Welcome to Extinct Attractions. This week, we’ll be traveling back to the earliest days of Disney’s Hollywood Studios and checking out an area that really drew a line between land and attraction.

Disney said that its newest blockbuster show, The Falcon and the Winter Soldier had the largest debut of any show on its service, though that is not a huge surprise as Season 2 of The Mandalorian and WandaVision led right into the show and helped the newest show take the title. One would think that a hit show like that would immediately garner some theme park attention, with Hollywood Studios serving as a perfect park, but of course Disney is super limited in what they can do with Marvel characters in Florida as Universal holds the rights in perpetuity.

But before purchasing Marvel had even crossed Disney’s mind, Disney went all in on the intellectual property game with Disney-MGM Studios, where virtually every attraction involved some kind of connection to a movie or television show upon the park’s opening on May 1, 1989.

Via Wikipedia

When the park first opened, it was very much modeled after Universal Studios Hollywood (coincidence, I think not) in that about half of the park had attractions and shows, but the rest was a real, working movie studio (well, kind of) with a studio tour to give guests a taste of all of the magic.

The Studio Backlot Tour was originally an experience that took over two hours, with guests having the opportunity to exit the trams at points and tour soundstages and learn all about the filmmaking process. It really was an extensive experience that has never been replicated to this day, though that is not very surprising as it quickly became clear that guests didn’t quite have the attention span for an experience that long, and the tour began to be broken into smaller experience that guest could experience separately, with the first of those becoming a land of its own, Streets of America. 

Towards the end of 1989, not even a full year after the park had opened, New York Street became a walkable land that eventually gained some attractions of its own. Only the Washington Square portion remained a part of the Studio Tour and slowly but surely, the land began to build itself out, primarily through shows.

Via Wikipedia

I’m not going to dive too deep into the different attractions that were there, but one thing that made the land unique was that the offerings primarily involved live entertainment with shows like Ace Ventura: Pet Detective – Live in Action taking to the streets and others like The Hunchback of Notre Dame – A Musical Adventure residing in the Backlot Theater. But there were two notable exceptions to the live entertainment in the Honey, I Shrunk the Kids Movie Set Adventure and the park’s second-longest running attraction, Muppet*Vision 3D.

Additionally, the land had a few other draws with trinket stores and the restaurants, Mama Melrose and Pizza Planet. As you can probably tell, none of these attractions were really headliners for the land, so what about it helped it stick around for so long?

What made Streets of America so appealing to so many people that it was like walking around the New York-style backlot of a major movie studio. People often dream of getting a chance to walk around those sets, especially after having seen them in so many of their favorite films and television shows. But that in itself was a major problem with the premise of the land because hardly any filming was actually done there. They did film a short film called “The Lottery” directed by Garry Marshall and starring Bette Midler, but it only showed in the queue for the Backlot Tour, so it was hardly something guests could easily tell their friends about. It simply took some of the allure away from the land, even though it was still a very pleasant place to walk around and take everything in.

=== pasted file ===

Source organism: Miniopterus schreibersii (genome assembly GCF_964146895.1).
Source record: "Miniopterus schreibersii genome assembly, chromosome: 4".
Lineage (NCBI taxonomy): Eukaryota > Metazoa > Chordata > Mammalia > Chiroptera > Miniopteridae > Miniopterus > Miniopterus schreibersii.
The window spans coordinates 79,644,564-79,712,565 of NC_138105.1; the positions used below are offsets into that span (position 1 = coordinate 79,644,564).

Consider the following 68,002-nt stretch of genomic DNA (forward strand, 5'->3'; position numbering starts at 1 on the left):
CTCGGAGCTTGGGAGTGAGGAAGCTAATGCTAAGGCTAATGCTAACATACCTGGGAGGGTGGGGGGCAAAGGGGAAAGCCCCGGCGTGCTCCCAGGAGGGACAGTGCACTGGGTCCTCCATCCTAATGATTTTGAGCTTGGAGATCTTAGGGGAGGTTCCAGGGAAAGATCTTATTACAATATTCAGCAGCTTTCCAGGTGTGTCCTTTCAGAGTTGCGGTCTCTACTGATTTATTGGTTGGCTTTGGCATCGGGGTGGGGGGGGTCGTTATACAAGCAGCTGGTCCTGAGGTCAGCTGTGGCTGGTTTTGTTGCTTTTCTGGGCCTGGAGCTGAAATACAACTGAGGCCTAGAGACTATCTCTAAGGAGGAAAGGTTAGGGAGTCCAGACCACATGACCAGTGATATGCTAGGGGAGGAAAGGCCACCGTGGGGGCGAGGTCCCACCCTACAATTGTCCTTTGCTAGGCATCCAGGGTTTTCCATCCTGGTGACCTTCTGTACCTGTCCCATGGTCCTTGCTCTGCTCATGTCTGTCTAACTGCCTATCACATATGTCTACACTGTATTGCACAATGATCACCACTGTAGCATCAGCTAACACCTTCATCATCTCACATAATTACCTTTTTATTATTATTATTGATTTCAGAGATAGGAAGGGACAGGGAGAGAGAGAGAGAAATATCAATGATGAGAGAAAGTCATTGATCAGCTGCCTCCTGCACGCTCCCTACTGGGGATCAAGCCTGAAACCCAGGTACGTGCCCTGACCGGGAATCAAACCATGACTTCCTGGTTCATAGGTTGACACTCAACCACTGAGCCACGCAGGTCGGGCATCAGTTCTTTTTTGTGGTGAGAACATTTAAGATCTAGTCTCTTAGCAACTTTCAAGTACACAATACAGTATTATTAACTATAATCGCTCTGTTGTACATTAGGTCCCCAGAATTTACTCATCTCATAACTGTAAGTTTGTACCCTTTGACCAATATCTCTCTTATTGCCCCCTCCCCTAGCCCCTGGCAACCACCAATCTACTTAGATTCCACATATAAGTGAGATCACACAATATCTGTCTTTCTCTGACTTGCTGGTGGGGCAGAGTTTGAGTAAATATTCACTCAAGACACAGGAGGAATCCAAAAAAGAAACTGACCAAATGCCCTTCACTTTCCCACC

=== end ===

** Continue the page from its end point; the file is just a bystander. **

Via Disney Parks Blog

Another reason that the land managed to stick around for so long was that every Christmas, it was redecorated with the Osborne Family Spectacle of Dancing Lights. We won’t be diving into them today because I think they deserve an article of their own, but they were an especially huge hit amongst Annual Passholders because who wouldn’t love their neighborhood Christmas lights to be a Disney park?

In 2004, Disney decided to expand from the streets of New York to have greater coverage of the country, with Chicago and San Francisco additions in the works. While Chicago never materialized, San Francisco did make its way in, serving as a nice diversion as people wandered into the back of the land looking for the park’s first major attraction of the new millennium in Lights, Motors, Action.

But after the busy time in the mid 2000s, the land remained virtually untouched until April 2, 2016 when it, and everything in it except Muppet*Vision 3D, closed to make way for the park’s newest addition Star Wars: Galaxy Edge. However, part of it was refurbished to become a part of Grand Avenue, though it did not keep any of the feel of the backlot.

All in all, I can’t say that I’m particularly bummed about the loss of the Streets of America because it paled in comparison to actual film backlots, but it was a huge part of Disney’s Hollywood Studios’ history and one of the last vestiges of the MGM-Studios, so it was sad to see it go, but who knows, maybe one day we’ll the Osborne Family Lights decorating the land for Life Day.

Via YouTube

As always, don’t forget to check out my interactive maps of the Disney Parks throughout the years where you can watch or learn more about all the attractions from the domestic parks and the Japanese parks, with the Parisian parks recently added.

Thanks for reading and have a magical day!